The Monster’s role in the book and the movie is a sort of imaginary friend that Connor immediately believes is there to help his mother fight cancer, when he doesn’t realize that the Monster is there to save him. Connor is baffled that he would ever need saving, and this finally delves into a dark, very powerful theme in the book, a lesson everyone should learn. This movie is a solid PG-13. Not the lewd, sneaky curse words, with a little violence scattered in, this movie is the PG-13 movie you need to show your 13 year old. It teaches an incredibly mature lesson that only someone in that age rage could fully stomach. It whispers the words of John Green that “Pain demands to be felt”. Pain is not a beautiful thing, it’s quite ugly. Pain is rarely physical, pain is felt especially powerfully by 13 year olds who are growing too fast to know what to do, and they easily break or are confounded when troubles come.

Connor is forced by the Monster to “speak the truth”, to tell the truth about how he’s feeling and Connor firmly believes his truth, will kill him. Before it comes out, the audience is left in awe of this child’s performance, screaming and crying because he can’t bear to speak the simple words: “I want it to be over” in his heart, even though he knows it’s wrong, and it feels awful to even think, the darkest part of his heart tells him everything will be easier once she’s gone, so he wishes it would end sooner. Connor blames himself for wishing death on his mother, believing that it why she’s dying. This powerful game of self-manipulation in the mindset of this 13-year-old breeds a lie that the Monster has come to save him from.

“It doesn’t matter what you think, only what you do”

The lesson of this movie that I want to share with everyone I can is an incredibly Biblical message. In the Gospel, Jesus says that even if you hate your brother it would be like you have murdered him, warning us of just how high our Lord’s standards are. But there is a wonderful promise. The seven deadly sins like hatred, lust, and greed are not sins by themselves, but they breed sin. So if you let yourself feel hatred, it may lead you to harm someone. But here’s the promise, the feeling itself is not a sin!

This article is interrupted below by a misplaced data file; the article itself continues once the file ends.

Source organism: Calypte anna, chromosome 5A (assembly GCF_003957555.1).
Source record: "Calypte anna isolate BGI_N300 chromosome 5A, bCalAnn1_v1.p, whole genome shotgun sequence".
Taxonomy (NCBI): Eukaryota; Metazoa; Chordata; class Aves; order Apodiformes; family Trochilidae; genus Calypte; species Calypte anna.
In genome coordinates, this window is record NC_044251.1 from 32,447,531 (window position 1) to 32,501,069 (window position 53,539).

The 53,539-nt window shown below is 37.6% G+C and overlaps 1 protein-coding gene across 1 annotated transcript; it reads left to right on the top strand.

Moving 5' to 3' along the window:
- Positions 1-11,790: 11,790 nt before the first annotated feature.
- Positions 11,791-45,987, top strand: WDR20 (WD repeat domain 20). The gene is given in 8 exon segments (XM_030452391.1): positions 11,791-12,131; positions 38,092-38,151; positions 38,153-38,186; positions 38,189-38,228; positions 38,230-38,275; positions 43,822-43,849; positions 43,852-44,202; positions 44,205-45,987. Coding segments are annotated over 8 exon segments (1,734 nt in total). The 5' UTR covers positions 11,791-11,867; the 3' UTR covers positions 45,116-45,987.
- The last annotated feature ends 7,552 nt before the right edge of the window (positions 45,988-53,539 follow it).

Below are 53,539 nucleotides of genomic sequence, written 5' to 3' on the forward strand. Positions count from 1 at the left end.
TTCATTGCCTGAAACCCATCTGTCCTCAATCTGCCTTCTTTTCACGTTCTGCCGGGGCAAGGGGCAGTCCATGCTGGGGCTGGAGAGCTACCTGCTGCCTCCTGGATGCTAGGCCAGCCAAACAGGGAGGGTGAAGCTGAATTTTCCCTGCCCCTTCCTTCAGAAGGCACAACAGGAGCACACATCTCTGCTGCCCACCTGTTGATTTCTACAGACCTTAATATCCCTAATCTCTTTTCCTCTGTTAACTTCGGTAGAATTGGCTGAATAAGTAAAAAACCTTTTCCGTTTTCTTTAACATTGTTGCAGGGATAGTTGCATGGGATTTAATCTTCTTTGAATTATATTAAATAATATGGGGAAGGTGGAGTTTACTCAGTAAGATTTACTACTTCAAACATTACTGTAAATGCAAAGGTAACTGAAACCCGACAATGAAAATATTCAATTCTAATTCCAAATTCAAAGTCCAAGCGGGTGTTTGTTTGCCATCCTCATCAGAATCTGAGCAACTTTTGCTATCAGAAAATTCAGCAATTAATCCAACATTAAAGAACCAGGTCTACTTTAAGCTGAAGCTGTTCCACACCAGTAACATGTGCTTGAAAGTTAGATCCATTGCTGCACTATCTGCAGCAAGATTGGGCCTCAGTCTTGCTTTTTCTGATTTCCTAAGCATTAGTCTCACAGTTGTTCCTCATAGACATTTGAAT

“Pain demands to be felt”

  • Do not be afraid to let those horrible emotions quell inside you! Let yourself feel any hate, loss, rejection, disappointment, anger, greed! Let out those emotions, they won’t do you any good all bundled up inside!

“Speak the truth”

  • Let someone know how you feel. Someone you trust, who loves you and will accept you no matter what you have to say. As a Christian, go to Jesus in prayer, speak to him openly and give those feelings up to God because he can handle him. Go to a parent, a close friend, or a mentor, but know that God is always there to listen and will always love you. This is always the hardest step, but it’s very necessary.

“It doesn’t matter what you think, only what you do”

  • After much prayer and consideration, you must decide what to do. Decide if you must act, or if you should let things take their course. Decide to forgive and let go, or if you must confront. It’s alright to have negative emotions, it’s alright to hate something, or be angry, but what you do about those feelings is the most important thing to take from A Monster Calls.


Final thoughts and updates

the_shadows__fire_s_hope_cover_by_e_kathryn-d7ir7cpThank for joining my this Thursday,  I’m still trying to keep posts regular, and let me know what you think I should do next. I’ve hit a little delay in the editing process of FH, but it has caused me to pick up speed in writing DoS, since last Thursday I have written out three whole chapters, and gotten to major arcs in the story, with a little humor here in there.

I’m thinking about recruiting a couple beta readers for FH, it would require comprehensive reading,  filling out a questionnaire for each segment, and some editing skills to catch minor mistakes. I’m looking for about 6, so email me if you’re interested. My email can be found on my “about” page or on my Instagram.

Dragons on Skye temp coverMy goals for this next week are pretty intense. I want to slow my pace on writing DoS to do some much needed illustrations. I started the cover for TS:Restoration and I have a pretty solid concept that I just need to get out, and I also have a couple character studies planned for the main characters of the first few Shadows books. I’ll start with Mark, but I want to do Ocie, Sil, Emilie, and Irwin, with sketches, character bios, and random facts.

Stay tuned, I’ve got a lot more stuff coming!